responsibility to ensure control of all matters that influences the quality of
the product. This includes management responsibility for assuring all cGMP
procedures and regulatory requirements are in place for the environmental
monitoring program. Quality Control is responsible for performing sampling
and testing of the environment, tracking and trending of data, and reporting results
to senior management. Additional site functions need to be assigned various
responsibilities to ensure full compliance with all regulatory and quality
- Sterilize vs. sanitize tanks – sanitization of buffer tanks and sterilization of all tanks used for intermediate holding of sterile product should be validated for both hold times, storage times and acceptability of use.
- Pre and Post integrity testing – post integrity test for 0.45-micron filters and pre and post integrity testing for all 0.22 micron filters. Pre and post testing of 0.22 micron filters is recommended in report from F.D.A. in, “Sterile Drug Product by Aseptic Processing”, Sept. 2002.
- Training needs to be provided for all personnel whose duties involve any aspect
that could have an effect on the environmental monitoring and control program.
This training should include assessment as to the effectiveness on a periodic bases.
- Types of gowning – recommendation is based on room classification. In class ISO 8, D area (class 100,000) hair and beard cover required. A plant uniform that should be a polyester blend, safety glasses, and dedicated shoe or overshoe cover should be worn. In class ISO 7, C (class 10,000) area safety glasses, hair and beard cover is suggested. A single piece suit gathered at the wrists and high neck cover, gloves, and polyester hood should be worn
- ISO 5/6, Grade A/B (100/1000) – Sterile headgear should totally cover hair, beard, and moustache. A single sterile piece suite gathered at the wrists and high neck cover, gloves, and shoe cover is needed. Also, facemasks and safety glasses are worn. All protective clothing should shed no fibers or particulate matter.
- Environmental Monitoring Trending – recommendation is based on cGMP, PDA technical report 13 and International Organization for Standardization (ISO) standard “Cleanrooms and Associated Controlled Environments,” ISO 14644-1 and ISO 14644-2.). An Environmental Monitoring software application such as that provided by Novatek International can effectively capture this massive quantity of data and provide various trending.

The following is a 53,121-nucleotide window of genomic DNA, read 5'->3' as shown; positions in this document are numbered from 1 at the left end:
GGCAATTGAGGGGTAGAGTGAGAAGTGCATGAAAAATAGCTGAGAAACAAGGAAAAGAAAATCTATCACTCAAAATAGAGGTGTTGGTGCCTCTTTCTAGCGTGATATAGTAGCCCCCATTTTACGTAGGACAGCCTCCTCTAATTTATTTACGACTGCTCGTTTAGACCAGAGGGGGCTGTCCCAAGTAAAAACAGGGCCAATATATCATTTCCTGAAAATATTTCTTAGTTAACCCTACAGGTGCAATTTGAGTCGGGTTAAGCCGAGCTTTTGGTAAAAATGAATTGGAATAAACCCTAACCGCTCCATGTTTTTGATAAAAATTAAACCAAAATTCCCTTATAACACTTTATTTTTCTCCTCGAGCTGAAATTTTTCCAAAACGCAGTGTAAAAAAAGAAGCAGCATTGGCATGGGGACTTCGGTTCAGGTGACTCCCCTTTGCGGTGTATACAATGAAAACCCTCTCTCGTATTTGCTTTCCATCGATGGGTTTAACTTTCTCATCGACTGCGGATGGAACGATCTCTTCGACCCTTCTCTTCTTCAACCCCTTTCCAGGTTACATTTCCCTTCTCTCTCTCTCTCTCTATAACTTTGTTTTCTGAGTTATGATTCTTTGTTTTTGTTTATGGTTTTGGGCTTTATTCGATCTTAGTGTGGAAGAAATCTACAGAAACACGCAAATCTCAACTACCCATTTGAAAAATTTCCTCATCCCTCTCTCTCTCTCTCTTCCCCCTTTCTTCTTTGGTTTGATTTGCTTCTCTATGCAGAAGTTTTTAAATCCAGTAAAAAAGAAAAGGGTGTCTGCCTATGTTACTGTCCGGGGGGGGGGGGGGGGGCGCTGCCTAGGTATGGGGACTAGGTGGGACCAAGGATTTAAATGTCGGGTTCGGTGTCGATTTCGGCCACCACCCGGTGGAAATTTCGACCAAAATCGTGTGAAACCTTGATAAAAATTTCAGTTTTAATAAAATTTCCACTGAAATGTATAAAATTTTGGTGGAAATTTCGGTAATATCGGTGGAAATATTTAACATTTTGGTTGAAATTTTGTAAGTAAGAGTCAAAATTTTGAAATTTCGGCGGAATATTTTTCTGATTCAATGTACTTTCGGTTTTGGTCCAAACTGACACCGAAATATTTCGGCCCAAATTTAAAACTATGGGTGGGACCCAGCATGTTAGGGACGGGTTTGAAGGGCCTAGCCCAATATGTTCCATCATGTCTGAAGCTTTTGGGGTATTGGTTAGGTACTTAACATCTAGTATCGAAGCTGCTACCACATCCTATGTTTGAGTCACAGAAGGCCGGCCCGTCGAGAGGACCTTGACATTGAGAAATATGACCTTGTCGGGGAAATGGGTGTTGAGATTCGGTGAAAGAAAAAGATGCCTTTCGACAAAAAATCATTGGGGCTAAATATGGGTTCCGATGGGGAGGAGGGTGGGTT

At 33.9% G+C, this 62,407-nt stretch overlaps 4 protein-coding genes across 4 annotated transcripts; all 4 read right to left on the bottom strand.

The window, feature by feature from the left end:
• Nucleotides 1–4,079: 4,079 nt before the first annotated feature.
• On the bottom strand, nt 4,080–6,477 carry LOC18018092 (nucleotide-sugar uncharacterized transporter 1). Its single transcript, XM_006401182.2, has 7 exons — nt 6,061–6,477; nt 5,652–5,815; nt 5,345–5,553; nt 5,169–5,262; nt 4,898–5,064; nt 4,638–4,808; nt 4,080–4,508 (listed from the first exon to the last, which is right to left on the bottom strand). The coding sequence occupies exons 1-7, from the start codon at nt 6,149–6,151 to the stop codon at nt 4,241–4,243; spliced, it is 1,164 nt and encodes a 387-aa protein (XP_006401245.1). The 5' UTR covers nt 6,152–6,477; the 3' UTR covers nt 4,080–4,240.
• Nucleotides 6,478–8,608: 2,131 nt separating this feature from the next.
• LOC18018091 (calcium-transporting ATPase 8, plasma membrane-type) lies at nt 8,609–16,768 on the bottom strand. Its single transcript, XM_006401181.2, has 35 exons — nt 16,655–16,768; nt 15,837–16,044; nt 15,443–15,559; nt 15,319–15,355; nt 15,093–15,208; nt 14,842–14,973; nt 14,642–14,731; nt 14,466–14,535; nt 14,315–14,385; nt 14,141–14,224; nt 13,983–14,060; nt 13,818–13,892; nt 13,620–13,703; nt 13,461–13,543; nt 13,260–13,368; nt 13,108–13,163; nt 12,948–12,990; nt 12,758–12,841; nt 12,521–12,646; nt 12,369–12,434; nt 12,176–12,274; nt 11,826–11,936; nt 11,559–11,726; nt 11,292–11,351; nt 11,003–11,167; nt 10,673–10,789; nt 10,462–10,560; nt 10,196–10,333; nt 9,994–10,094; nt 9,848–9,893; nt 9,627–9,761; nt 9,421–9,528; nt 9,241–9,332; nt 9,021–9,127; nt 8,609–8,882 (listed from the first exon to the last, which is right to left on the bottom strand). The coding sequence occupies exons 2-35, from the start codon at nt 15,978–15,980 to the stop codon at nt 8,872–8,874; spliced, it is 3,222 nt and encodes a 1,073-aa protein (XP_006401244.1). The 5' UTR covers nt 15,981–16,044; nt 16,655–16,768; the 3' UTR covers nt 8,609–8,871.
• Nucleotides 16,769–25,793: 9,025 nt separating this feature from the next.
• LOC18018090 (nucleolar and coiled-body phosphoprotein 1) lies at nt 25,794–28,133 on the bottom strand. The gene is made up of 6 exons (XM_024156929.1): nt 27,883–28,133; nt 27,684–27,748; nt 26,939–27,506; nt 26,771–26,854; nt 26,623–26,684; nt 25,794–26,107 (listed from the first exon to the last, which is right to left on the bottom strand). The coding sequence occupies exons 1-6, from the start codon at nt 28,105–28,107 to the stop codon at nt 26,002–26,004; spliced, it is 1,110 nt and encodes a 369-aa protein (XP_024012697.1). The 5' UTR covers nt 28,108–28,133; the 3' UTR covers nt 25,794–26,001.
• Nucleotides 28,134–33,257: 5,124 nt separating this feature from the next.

- Investigation- Recommendation is based on the fact that many out of alert and out of actions are not investigated. Lack of timely adequate investigation will eventually lead to bigger problems and sterility failures. An environmental monitoring software with a good data mining and filtering capabilities can be used for route cause analysis in case of out of alert or out of action limits.
LISTS OF REFERENCES
*Pharm. Eng., Using New Cleanroom Standards with Sterile GMPs. Nov./Dec. 2002
*Pharm Technology, Envir. Control and Monitoring in Bulk Mfg. Facilities for
Biological Products”, May 1998
*Annex 1, Manufacture of Sterile Medicinal Products
*FDA concept guide, Sterile Drug Products Produced by Aseptic Processing Sept. 04
*European Commission, Annex 15, EU Guide to GMPs.
*PDA Technical Report No. 13, Fundamentals of EM Program
*PDA Letter, Has ISO 14644-1 replaces Fed. Std. 209E, August 2002
*Kohn and Riveria, Establishment of an EM Master Plan for Biological Mfg., PDA
Spring meeting, 2001.
LISTING OF REFERENCES/ SUMMARY TABLES:
*Table A: Excerpts from Sterile Drug Products Guidance Table 1-
Air Classifications and action levels of microbiological quality
*Table B: List of ISO 14644 Parts (sections)
*Table C: Excerpts from ISO 14644-1 Table 1-Airborn Particulate Cleanliness
Classes for Cleanrooms and Clean Zones
*Table D: Excerpts from EC GMPs Guide, Annex 1-Table on Airborne
Particulate Classification Grades
*Table E: Excerpts from EC, GMPs Guide, Annex 1-Table on Limits for